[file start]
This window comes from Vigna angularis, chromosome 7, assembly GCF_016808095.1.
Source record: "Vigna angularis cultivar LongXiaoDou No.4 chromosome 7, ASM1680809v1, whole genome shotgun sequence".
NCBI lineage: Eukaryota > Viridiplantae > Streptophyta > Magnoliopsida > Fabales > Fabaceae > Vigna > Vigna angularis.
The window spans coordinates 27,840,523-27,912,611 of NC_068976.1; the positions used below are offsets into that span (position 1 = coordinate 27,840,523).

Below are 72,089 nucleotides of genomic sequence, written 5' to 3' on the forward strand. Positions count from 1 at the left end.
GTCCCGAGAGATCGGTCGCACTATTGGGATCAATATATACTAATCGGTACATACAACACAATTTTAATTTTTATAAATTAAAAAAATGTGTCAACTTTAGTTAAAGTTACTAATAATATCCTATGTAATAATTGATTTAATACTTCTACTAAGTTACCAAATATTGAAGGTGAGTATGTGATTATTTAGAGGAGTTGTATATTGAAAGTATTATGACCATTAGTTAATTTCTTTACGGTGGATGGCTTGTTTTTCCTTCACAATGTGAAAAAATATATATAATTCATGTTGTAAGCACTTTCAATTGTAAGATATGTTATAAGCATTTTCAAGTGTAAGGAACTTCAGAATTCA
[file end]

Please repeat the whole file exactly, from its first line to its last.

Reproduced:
This window comes from Vigna angularis, chromosome 7, assembly GCF_016808095.1.
Source record: "Vigna angularis cultivar LongXiaoDou No.4 chromosome 7, ASM1680809v1, whole genome shotgun sequence".
NCBI lineage: Eukaryota > Viridiplantae > Streptophyta > Magnoliopsida > Fabales > Fabaceae > Vigna > Vigna angularis.
The window spans coordinates 27,840,523-27,912,611 of NC_068976.1; the positions used below are offsets into that span (position 1 = coordinate 27,840,523).

Below are 72,089 nucleotides of genomic sequence, written 5' to 3' on the forward strand. Positions count from 1 at the left end.
GTCCCGAGAGATCGGTCGCACTATTGGGATCAATATATACTAATCGGTACATACAACACAATTTTAATTTTTATAAATTAAAAAAATGTGTCAACTTTAGTTAAAGTTACTAATAATATCCTATGTAATAATTGATTTAATACTTCTACTAAGTTACCAAATATTGAAGGTGAGTATGTGATTATTTAGAGGAGTTGTATATTGAAAGTATTATGACCATTAGTTAATTTCTTTACGGTGGATGGCTTGTTTTTCCTTCACAATGTGAAAAAATATATATAATTCATGTTGTAAGCACTTTCAATTGTAAGATATGTTATAAGCATTTTCAAGTGTAAGGAACTTCAGAATTCA